have been silent or supportive of Bei-
jing’s policy, Turks have rallied around

the Uighurs, with whom they share a
related language.Ankara in February
urged China to close the camps, describ-
ing them as a “shame for humanity”.
Yet there are mounting fears among
Turkey’s 30,000-strong Uighur com-
munity that this commitment is weak-
ening, and that Ankara is willing to put
aside its differences with China to
expand economic ties.
Activists say Beijing is exporting its
Xinjiang campaign by pushing other
nations to return Uighurs who have fled.
“We know China is pressuring Tur-
key,” said Seyit Tumturk, head of the
East Turkestan National Assembly, a
Uighur rights group. “Uighurs in Turkey
are on a knife’s edge.”
Turkey has turned to China for cash
as its economy has slowed over the past
year, including a $3.6bn loan from a
state-run Chinese bank in 2018.
Bloomberg reported that China’s central
bank transferred $1bn in June to boost
Turkey’s foreign exchange reserves.
During a visitin July to Beijing, Turk-
ishpresident Recep Tayyip Erdogan was
quoted by Chinesemedia as backing his
host’s policies in Xinjiang,but his office
reportedly refuted the translation.
The meeting withXi Jinping took
place as Turkey’s western allies fretit is
aligning itself more closely with Beijing,
and Moscow, amid a widening rift with
the US.
Sean Roberts, a director atGeorge
Washington University’s Elliott School

of International Affairs, said: “Turkey is
less confident of its relationship with the
US, and the Chinese are providing an
alternative.”
Hundreds of Uighurs are being held
in Turkish refoulement centres, and
40 others have lost their residency in
recent months,say activists. Turkish
authorities have not released figures.
“We do not send anyone back to China
if they face [persecution],” said Turkish
interior minister Suleyman Soylu,who
oversees immigration policy. He said
Turkey had given long-term residency
to about 11,000 Uighurs since 2018, part
of a liberal asylum policy that has made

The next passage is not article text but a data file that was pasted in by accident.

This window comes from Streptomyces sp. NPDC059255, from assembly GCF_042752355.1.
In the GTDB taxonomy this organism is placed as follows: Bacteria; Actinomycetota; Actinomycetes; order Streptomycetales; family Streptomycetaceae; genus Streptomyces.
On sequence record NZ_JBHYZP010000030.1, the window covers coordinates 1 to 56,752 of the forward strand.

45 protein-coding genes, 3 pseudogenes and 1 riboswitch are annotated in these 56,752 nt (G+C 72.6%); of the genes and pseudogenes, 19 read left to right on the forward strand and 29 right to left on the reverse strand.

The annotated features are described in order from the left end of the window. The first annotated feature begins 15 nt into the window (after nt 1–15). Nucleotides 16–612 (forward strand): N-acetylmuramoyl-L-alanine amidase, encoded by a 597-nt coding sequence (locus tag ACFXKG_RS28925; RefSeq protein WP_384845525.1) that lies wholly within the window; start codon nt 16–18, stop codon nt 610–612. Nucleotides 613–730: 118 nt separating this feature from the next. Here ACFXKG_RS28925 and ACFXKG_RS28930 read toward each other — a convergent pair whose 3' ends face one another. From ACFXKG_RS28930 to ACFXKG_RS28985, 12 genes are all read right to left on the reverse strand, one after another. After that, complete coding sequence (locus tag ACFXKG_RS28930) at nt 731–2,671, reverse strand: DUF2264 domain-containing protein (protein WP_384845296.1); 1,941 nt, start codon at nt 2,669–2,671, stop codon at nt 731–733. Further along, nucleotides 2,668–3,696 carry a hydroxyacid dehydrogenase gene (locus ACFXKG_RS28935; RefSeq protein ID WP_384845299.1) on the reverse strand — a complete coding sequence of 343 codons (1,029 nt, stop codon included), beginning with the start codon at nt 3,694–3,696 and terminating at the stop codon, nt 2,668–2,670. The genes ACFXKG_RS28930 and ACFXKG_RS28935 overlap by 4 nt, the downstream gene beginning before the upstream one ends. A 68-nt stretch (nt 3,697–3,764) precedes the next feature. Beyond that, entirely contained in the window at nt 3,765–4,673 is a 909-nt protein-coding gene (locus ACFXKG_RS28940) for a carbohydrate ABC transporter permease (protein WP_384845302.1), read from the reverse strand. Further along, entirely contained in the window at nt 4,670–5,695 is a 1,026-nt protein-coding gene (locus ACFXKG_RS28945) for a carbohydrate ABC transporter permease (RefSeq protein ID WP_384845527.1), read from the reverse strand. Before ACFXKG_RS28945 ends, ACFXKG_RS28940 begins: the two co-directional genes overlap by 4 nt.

it thebiggest recipient of refugees.
In the case of Zinnetgul Tursun, she
was accused of terrorism anddeported
to Tajikistan after its authorities
claimed she was a citizen, Mr Soylu said,
promising an investigation into her case

and noting that one incident does not
reflect a change in Turkish policy.
Deportees who wereon her plane to
the capital Dushanbesaw her and at
least six other Uighurs handed over to
Chinese officials at the airport, accord-
ing to Jennetgul Tursun. International
law forbids sending people to countries
where they risk being persecuted.
Abuduani Abulaiti, 42, aUighur who
arrived in Turkey in 2013, was ordered
to leavelast month after his residency
application was rejected.Officials have
assuredhim he will not be deported to
China, but hefeared Beijing’s “power
and money” would sway Turkey. Two of
his brothers are being held incamps;
a third has been missing for two years.
Most western nations have said they
will not deport Uighurs, but a handful
have still ended up in China.
A diplomaticdivide emerged at the
UN last month, when 22 western coun-
tries signed a letter criticising Beijing’s
campaign. That was answered by a note
from 50 nations, including Saudi Arabia
and Pakistan, backing China. Turkey
did not sign either letter.
China’s effort to line up countries to
support it in the face of western criti-
cism over human rights abuses in Xin-
jiang has become a “bellwether for a
shifting global order”, saidMr Roberts.
“If Turkey was to recognise that
what’s happening in China is not a mass
human rights violation, that would be a
huge win for China,” he said.

Xinjiang conflict.Diaspora impact


Deportation stokes fears for Turkey’s ethnic Uighurs


Concerns grow that Ankara


will prioritise deepening of


economic ties with Beijing


Uighurs in the Turkish capital mark
10th anniversary of Urumqi uprising

Video
Why the US has
a lot to lose in a
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RELEASED BY "What's News"


confined to Chinese internment camps,
where human rights groups say they are

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where human rights groups say they are
forced to renounce their faith, and

RELEASED BY "What's News"


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scores have disappeared. Beijing

RELEASED BY "What's News"


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RELEASED BY "What's News"


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RELEASED BY "What's News"


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Unlike most Muslim countries, which